Dir: Zhang Yimou
'Hero' was the most expensive film ever made in China. From Yimou's intimate portrayals of human struggles, he takes on a historical story on a truly epic scale. Not only that, it is his first film in the 'wuxia' genre - the martial arts genre that is perhaps best described as the Chinese equivalent of the American western.

And yet in spite of this radical change in genre, Yimou manages to impose his unique style.

The action, whilst often stunning, is seen through the eye of someone obsessed with beauty, images, composition, and the emotional involvement of the participants. There are undoubtedly certain similarities in the stylistic treatment of action with 'Crouching Tiger, Hidden Dragon', and of course the comparison has been frequently made.
These comparisons are somewhat irritating, since the similarities are purely superficial. It would be somewhat like someone from China saying that 'The Wild Bunch' and 'Destry Rides Again' are similar because they are both westerns.

This is an incredibly visual film - cinematographer Christopher Doyle is given total scope by Yimou to display his talent. Each sequence of the film uses a different colour palette, and although Chinese culture uses colours symbolically, Doyle has since stated that the choice was made for aesthetic and not symbolic reasons.

It is the message of the film that baffles, frustrates, and sometimes outrages audiences.

Emperor Qin ruthlessly sets about uniting China as one mighty nation. However, one of the ways that he achieves this is to silence and eradicate any dissenting minorities.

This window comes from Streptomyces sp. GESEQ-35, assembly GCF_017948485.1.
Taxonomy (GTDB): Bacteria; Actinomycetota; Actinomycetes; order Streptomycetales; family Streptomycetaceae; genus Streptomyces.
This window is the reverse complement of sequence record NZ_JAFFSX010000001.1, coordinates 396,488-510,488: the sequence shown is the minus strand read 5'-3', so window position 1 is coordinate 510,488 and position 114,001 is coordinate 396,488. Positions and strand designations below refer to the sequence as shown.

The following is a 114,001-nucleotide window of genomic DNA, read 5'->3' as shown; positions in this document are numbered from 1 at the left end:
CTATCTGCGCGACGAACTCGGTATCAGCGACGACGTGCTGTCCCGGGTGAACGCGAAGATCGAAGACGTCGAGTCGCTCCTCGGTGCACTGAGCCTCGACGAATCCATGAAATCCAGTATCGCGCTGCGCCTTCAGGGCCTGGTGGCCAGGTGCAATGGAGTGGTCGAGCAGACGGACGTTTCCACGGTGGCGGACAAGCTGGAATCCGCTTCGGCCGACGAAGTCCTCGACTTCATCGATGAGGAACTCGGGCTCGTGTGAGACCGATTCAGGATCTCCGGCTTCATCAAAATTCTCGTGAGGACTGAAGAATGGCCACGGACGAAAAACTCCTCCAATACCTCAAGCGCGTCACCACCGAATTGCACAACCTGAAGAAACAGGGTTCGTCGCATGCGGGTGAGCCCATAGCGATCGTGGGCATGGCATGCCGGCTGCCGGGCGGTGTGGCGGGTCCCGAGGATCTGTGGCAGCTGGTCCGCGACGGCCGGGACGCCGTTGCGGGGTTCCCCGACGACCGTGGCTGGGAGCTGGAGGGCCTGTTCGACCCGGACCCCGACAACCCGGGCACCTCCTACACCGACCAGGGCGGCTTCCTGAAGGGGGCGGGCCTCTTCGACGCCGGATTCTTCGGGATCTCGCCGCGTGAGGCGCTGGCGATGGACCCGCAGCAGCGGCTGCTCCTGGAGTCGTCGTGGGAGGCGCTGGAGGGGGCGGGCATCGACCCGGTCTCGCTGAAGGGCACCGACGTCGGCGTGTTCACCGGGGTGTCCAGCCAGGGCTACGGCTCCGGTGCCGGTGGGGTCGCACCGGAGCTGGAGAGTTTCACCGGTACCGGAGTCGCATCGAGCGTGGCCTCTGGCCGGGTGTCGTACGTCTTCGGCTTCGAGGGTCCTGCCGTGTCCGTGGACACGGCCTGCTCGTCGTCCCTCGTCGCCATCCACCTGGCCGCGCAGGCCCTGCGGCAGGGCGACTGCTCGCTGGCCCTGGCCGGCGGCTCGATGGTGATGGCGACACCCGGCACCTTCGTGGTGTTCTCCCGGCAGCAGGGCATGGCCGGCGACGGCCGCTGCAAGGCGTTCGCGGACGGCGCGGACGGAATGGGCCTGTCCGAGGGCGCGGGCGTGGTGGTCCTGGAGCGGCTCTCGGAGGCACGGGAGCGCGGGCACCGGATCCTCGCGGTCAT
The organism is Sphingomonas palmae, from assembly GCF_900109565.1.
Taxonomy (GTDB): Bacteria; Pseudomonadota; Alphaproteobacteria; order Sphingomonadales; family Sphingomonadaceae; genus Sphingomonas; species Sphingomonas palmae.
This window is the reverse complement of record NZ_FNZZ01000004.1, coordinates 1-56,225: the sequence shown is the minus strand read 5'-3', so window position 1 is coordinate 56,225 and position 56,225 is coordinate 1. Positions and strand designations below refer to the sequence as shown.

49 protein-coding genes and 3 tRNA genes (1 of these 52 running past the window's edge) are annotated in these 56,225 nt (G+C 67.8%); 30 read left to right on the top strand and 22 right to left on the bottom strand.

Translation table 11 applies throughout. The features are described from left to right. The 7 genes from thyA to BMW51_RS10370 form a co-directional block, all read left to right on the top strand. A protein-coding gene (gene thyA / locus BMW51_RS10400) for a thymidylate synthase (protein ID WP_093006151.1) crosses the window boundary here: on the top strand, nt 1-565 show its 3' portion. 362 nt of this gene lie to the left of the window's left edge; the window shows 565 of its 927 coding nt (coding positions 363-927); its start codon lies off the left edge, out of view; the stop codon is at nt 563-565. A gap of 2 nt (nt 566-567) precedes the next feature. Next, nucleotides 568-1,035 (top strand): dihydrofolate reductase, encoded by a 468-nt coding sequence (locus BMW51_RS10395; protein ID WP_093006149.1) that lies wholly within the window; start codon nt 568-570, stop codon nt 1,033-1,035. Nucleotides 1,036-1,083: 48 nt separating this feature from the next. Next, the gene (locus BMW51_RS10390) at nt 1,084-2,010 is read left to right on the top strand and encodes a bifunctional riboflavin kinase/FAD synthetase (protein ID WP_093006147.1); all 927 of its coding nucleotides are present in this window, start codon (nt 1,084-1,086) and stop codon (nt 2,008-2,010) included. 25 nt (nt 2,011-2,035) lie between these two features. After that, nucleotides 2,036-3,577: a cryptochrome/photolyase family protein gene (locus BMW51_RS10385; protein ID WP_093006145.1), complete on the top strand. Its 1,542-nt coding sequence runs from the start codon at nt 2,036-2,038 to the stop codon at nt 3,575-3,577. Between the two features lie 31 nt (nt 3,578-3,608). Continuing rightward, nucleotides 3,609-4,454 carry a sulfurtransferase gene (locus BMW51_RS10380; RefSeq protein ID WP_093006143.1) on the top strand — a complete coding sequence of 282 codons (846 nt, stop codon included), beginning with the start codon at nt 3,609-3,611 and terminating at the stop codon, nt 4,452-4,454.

And the film appears to show this as a successful policy, and implies that it might even be the correct policy.
This flies in the face of everything we believe in the West. We believe that democracy, freedom, dissent, debate and diversity make our countries stronger. However according to 'Hero', China grew greater and more powerful by trampling on these ideas.

Is Yimou supporting this message - that respecting individual rights is not as important as achieving a common goal?
This would seem unlikely, given that his previous films were often about an individual struggling against an oppressive society.
Why does Yimou seem to suddenly preach the opposite message to the one that he has worked on for his entire career?
Did he somehow cave in to the government's 'message' in order to get financing and support for his grand epic?
Or is he somehow playing devil's advocate and inviting debate?
Or were we wrong about him all along? Perhaps he was a supporter of the Chinese ideals all along, and we just wanted to believe that he was a revolutionary anti-government filmmaker.

It certainly is interesting to see how this central conundrum affects western attitudes and opinions about the film.
While all agree that it is a visual feast, a directorial tour-de-force, viewers find themselves uneasy as to what to make of the messsage.

The film was bought by Miramax for US distribution, but was then kept on the shelf for two years, before being released as 'Presented by Quentin Tarantino'. I must say that I find this ludicrous publicity stunt, in some way trying to hook into Tarantino's fan base for a film that has absolutely nothing in common with anything that Tarantino has ever made, to be way more offensive than any of the messages in the film itself..

Paul Spurrier